(This is a guest article by Sharon Smith*)
Investing in stock… sounds scary? Many of us do not have much idea about stocks at all. Especially the youngsters who are just starting out, often inquire about how to start investing. Let’s start out with simple answers to the basic questions.
What is a stock?
A stock is, mostly simply termed, the partial ownership of a company. A lot of companies issue stocks when they plan growth. They sell stocks with the purpose of not falling into the clutches of debts. As stocks are equivalent to ownership of the company, the company is not liable to pay back the stock holders.
Why should you invest in stocks?
The simple reason is, once the company earnings increase, the value of stocks increase as well. Some of the companies pay dividends to their stock holders. Every quarter, companies calculate their profit percentage. Then, they reinvest certain profit amount into the business and pay out the rest of the amount as dividends to the stock holders. For example, if you buy $10,000 worth of stocks, each costing you $10, then you are buying 1000 shares of the company. Now, if the company earns a profit of 25% in that quarter of the year, it might reinvest 20% of the profit back into the business and decide to pay the rest 5% amount as dividends to its stock holders. Thus, you are earning $50. This is a legitimate income that you are earning and it is taxed.
There are usually two kinds of stocks – common stocks and preferred stocks.
Common stock is the ownership of the company in general. The companies offer common stocks through public offerings and tenders. The only obvious risk with common stock is that the price of the stocks fluctuates often. However, the investors can only lose their initial investment in case the stock prices fall.
The preferred stock is less risky than the common stock. Thus, the returns on the investment are also less. However, preferred stocks guarantee regular dividends for a fixed time period. Should the company default on dividend payments, and declare bankruptcy, the priority is given to the preferred stock holders regarding the assets entitlement. Preferred stock generates income for the investors, while raising the capitals for the company.
Start investing now
According to a mutual fund company, T. Rowe Price associates, if you wish to accumulate $1 million by the age of 65, you should begin investing at 25. Starting from this age, if you invest around $3900 annually, by the time you are 65 years old, you will be able to earn a return of 8% per year.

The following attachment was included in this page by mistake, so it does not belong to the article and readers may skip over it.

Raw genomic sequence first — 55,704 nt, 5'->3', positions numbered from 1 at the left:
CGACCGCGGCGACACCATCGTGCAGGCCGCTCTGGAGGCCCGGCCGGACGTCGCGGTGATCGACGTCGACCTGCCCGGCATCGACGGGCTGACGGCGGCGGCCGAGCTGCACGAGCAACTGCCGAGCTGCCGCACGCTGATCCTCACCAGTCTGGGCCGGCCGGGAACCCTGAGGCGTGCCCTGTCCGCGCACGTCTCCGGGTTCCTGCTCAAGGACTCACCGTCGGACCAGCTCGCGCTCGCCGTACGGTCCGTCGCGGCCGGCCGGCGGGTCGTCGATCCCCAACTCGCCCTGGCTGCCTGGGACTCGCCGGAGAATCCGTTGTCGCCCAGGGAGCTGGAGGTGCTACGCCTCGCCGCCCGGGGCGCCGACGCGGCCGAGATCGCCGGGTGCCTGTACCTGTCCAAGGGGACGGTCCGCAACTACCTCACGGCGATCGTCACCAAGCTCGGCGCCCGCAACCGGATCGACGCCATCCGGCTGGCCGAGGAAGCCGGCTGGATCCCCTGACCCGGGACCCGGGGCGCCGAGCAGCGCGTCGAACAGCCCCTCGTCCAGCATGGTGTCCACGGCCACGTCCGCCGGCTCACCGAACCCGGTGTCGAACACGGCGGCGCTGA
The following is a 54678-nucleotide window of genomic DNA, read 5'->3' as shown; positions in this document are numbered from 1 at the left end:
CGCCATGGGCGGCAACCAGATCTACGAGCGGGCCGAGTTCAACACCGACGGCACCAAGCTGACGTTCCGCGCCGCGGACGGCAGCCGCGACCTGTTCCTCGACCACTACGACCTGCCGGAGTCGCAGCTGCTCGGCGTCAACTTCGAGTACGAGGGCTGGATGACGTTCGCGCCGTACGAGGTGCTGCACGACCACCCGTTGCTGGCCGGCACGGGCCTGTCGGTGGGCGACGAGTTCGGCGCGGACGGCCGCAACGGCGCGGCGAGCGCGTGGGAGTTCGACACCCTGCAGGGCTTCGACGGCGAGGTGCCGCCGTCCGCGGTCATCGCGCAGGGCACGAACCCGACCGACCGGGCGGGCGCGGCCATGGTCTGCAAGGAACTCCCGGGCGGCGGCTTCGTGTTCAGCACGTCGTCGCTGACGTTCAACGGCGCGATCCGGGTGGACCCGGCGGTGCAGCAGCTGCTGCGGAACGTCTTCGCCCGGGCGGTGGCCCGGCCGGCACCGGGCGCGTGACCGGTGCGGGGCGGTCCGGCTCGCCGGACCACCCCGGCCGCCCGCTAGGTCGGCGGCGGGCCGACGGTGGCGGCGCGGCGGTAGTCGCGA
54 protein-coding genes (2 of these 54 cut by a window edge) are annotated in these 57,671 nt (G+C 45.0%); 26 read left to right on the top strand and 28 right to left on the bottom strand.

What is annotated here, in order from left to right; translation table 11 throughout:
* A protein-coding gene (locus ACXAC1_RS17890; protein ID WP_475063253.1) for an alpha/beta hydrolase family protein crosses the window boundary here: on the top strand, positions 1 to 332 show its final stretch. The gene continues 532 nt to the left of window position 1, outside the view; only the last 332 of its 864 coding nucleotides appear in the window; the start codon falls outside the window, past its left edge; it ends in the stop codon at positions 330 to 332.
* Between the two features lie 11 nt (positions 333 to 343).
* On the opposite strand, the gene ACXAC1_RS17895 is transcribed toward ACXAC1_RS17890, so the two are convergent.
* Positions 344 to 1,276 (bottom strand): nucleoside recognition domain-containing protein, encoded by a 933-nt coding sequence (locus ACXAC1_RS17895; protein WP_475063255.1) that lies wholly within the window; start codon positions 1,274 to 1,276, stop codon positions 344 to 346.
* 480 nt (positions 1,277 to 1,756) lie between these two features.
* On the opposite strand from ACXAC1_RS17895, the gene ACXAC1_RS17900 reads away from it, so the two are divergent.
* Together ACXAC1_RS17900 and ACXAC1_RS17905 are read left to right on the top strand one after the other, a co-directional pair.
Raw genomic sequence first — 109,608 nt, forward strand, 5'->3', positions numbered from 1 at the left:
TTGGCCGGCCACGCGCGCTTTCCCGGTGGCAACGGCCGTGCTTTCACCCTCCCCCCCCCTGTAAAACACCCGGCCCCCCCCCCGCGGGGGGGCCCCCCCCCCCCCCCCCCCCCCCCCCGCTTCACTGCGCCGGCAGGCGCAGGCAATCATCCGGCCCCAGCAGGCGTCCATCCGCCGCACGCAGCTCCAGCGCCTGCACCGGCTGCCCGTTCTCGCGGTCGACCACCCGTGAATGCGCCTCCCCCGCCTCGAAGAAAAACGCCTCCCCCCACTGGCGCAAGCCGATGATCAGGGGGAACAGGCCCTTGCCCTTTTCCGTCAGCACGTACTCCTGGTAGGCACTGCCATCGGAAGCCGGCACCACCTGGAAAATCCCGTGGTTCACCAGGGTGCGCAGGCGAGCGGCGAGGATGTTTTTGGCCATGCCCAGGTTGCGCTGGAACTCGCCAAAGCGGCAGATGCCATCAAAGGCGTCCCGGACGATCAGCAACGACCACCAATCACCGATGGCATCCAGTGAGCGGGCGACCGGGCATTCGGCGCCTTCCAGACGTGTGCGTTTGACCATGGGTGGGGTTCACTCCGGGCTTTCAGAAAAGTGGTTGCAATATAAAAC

Here are four very important tips that you should keep in mind while considering investments.
- Investment is not a gamble. It is true that a lot of investors gain and lose huge money in pretty short time. However, you should understand that investing in small amount consistently will fetch you better result by ensuring financial security. Investing is a long term process and you need to leave your money for circulation in the financial market for at least 10 years.
- Do not consider investment, if you are in debt. Credit card debt is a big barrier towards financial stability. In case of debt, consolidate the outstanding amount and pay off. Do not incur any further debt on your card. It sounds difficult, but once you do that, it would be the best financial decisions that you would ever make.
- Get insurance first. Insurance is something that most young people do not give much thought to. However, that is a huge mistake. You must have proper insurance before investing your hard earned money. You may never need it, but in case you ever do, you will be glad to have it in place.
- Have an emergency fund. Emergencies can happen any time and under any circumstances. The biggest benefit of having an emergency fund is it prevents you to withdraw from your retirement accounts. In some types of emergencies like fire, illness etc, waiting periods for receiving insurance benefits might take more than two weeks. If you set yourself an emergency fund, that will keep you going during such crisis periods.
Once you have considered the above points, start investing. Just remember, investing in stocks would combat the risk of living beyond your means.
*About the author: Sharon Smith is a financial writer. She is associated with the Oak View Law Group. She offers advice on various debt management programs.